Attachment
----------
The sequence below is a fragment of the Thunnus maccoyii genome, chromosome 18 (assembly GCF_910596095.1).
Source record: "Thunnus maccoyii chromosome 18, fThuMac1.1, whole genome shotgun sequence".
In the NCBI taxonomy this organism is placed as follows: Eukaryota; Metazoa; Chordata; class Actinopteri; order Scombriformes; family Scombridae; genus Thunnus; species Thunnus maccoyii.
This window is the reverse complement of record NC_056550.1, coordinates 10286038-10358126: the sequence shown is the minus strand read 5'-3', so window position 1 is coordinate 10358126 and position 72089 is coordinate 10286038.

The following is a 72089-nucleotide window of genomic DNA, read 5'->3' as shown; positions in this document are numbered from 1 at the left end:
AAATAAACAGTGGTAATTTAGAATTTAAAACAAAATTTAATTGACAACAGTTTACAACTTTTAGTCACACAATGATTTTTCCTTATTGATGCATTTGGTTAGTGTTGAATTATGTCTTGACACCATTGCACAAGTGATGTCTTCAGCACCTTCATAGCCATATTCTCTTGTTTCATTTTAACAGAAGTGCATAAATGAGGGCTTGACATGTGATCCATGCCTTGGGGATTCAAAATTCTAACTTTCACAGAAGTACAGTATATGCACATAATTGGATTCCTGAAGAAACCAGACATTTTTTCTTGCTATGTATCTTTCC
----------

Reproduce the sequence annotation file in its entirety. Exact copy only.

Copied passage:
The sequence below is a fragment of the Thunnus maccoyii genome, chromosome 18 (assembly GCF_910596095.1).
Source record: "Thunnus maccoyii chromosome 18, fThuMac1.1, whole genome shotgun sequence".
In the NCBI taxonomy this organism is placed as follows: Eukaryota; Metazoa; Chordata; class Actinopteri; order Scombriformes; family Scombridae; genus Thunnus; species Thunnus maccoyii.
This window is the reverse complement of record NC_056550.1, coordinates 10286038-10358126: the sequence shown is the minus strand read 5'-3', so window position 1 is coordinate 10358126 and position 72089 is coordinate 10286038.

The following is a 72089-nucleotide window of genomic DNA, read 5'->3' as shown; positions in this document are numbered from 1 at the left end:
AAATAAACAGTGGTAATTTAGAATTTAAAACAAAATTTAATTGACAACAGTTTACAACTTTTAGTCACACAATGATTTTTCCTTATTGATGCATTTGGTTAGTGTTGAATTATGTCTTGACACCATTGCACAAGTGATGTCTTCAGCACCTTCATAGCCATATTCTCTTGTTTCATTTTAACAGAAGTGCATAAATGAGGGCTTGACATGTGATCCATGCCTTGGGGATTCAAAATTCTAACTTTCACAGAAGTACAGTATATGCACATAATTGGATTCCTGAAGAAACCAGACATTTTTTCTTGCTATGTATCTTTCC